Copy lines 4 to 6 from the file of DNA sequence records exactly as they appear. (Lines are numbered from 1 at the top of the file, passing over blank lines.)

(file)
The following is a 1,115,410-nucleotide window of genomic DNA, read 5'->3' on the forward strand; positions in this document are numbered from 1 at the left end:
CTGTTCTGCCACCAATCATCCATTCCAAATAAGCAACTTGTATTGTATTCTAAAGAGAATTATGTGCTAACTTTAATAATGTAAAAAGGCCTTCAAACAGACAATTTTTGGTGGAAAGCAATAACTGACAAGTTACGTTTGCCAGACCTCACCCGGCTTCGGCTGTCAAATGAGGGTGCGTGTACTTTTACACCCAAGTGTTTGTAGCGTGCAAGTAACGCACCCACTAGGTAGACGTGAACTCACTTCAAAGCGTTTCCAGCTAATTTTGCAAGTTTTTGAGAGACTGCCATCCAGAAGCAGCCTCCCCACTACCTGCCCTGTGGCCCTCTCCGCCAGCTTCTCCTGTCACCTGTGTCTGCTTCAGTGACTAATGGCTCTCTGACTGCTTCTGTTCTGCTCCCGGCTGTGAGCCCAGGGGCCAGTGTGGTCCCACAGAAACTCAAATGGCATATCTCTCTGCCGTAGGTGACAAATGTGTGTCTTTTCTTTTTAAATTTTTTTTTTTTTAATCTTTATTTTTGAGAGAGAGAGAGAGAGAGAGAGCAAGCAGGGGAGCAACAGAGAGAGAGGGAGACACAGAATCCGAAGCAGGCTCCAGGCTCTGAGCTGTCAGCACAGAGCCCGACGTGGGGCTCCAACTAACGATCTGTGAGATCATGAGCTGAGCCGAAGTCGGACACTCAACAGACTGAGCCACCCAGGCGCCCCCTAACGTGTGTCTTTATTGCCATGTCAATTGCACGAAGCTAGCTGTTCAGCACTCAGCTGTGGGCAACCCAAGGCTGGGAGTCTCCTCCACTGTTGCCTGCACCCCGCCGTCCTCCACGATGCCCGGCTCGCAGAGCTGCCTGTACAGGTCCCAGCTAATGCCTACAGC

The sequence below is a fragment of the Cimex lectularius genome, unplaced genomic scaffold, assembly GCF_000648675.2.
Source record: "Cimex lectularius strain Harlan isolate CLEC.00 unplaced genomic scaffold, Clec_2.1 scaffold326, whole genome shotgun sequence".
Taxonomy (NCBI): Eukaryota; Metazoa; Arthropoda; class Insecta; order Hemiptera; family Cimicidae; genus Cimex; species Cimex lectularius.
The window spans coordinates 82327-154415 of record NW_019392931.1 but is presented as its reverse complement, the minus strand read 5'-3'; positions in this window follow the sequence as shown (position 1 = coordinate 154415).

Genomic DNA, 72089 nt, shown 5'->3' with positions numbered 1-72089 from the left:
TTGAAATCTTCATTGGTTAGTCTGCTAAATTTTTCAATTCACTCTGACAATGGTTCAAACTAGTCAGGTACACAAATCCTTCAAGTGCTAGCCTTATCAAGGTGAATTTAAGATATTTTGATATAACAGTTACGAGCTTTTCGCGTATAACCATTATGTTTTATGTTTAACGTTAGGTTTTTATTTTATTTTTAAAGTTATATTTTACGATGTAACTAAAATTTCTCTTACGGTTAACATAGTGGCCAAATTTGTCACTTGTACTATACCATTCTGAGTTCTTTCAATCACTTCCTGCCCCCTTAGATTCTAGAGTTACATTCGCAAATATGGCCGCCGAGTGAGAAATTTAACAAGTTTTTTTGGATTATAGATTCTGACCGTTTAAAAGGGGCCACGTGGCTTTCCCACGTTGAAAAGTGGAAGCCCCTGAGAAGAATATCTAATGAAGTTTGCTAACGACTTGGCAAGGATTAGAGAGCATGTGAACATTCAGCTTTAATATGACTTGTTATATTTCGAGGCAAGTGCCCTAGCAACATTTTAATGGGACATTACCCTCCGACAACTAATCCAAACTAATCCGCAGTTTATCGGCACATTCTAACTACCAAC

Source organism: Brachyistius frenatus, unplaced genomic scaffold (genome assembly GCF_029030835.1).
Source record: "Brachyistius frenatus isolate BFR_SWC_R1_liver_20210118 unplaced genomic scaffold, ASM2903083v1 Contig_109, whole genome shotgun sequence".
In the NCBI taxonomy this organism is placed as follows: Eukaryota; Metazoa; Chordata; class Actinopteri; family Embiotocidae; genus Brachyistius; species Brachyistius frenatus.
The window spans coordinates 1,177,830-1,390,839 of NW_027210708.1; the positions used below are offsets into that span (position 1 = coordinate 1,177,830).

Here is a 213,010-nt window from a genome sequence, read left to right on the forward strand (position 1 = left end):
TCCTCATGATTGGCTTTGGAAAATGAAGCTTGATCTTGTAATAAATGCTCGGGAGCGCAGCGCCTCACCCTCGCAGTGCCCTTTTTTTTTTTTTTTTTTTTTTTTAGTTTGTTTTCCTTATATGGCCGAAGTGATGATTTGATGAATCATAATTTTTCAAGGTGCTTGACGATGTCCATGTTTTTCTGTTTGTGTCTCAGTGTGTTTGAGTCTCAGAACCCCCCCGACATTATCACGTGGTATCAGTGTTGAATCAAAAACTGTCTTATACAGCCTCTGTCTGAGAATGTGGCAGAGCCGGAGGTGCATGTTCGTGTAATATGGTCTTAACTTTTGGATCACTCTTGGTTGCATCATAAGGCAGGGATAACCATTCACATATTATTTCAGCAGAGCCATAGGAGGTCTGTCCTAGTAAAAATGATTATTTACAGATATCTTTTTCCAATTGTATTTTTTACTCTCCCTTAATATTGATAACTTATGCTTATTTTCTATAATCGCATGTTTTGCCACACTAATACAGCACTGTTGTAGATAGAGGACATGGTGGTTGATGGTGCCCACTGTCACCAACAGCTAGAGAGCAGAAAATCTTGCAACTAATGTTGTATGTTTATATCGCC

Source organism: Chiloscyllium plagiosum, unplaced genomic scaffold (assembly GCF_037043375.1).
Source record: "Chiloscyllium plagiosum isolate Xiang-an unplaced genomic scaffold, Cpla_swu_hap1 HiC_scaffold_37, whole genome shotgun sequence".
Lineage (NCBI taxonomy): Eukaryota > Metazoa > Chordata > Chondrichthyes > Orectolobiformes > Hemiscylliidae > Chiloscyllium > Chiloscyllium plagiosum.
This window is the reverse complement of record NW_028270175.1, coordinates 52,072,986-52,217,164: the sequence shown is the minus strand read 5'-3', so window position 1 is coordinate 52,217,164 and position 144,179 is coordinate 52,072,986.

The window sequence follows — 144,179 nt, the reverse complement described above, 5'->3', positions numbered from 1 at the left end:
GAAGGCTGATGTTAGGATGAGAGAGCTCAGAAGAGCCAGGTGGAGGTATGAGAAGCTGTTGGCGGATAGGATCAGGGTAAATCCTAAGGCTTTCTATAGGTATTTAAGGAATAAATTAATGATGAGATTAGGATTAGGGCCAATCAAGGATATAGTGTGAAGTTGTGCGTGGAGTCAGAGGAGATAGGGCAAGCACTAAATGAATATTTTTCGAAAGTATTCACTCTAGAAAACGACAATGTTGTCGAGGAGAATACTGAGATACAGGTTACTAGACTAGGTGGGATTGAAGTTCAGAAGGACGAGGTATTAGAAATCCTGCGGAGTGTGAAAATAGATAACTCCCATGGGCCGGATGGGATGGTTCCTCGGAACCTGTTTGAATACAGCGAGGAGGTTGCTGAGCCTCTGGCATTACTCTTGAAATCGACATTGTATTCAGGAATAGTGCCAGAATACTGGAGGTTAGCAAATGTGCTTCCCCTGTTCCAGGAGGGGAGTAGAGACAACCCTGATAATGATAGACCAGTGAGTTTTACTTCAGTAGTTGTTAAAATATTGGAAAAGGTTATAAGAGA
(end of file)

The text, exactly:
Source record: "Cimex lectularius strain Harlan isolate CLEC.00 unplaced genomic scaffold, Clec_2.1 scaffold326, whole genome shotgun sequence".
Taxonomy (NCBI): Eukaryota; Metazoa; Arthropoda; class Insecta; order Hemiptera; family Cimicidae; genus Cimex; species Cimex lectularius.
The window spans coordinates 82327-154415 of record NW_019392931.1 but is presented as its reverse complement, the minus strand read 5'-3'; positions in this window follow the sequence as shown (position 1 = coordinate 154415).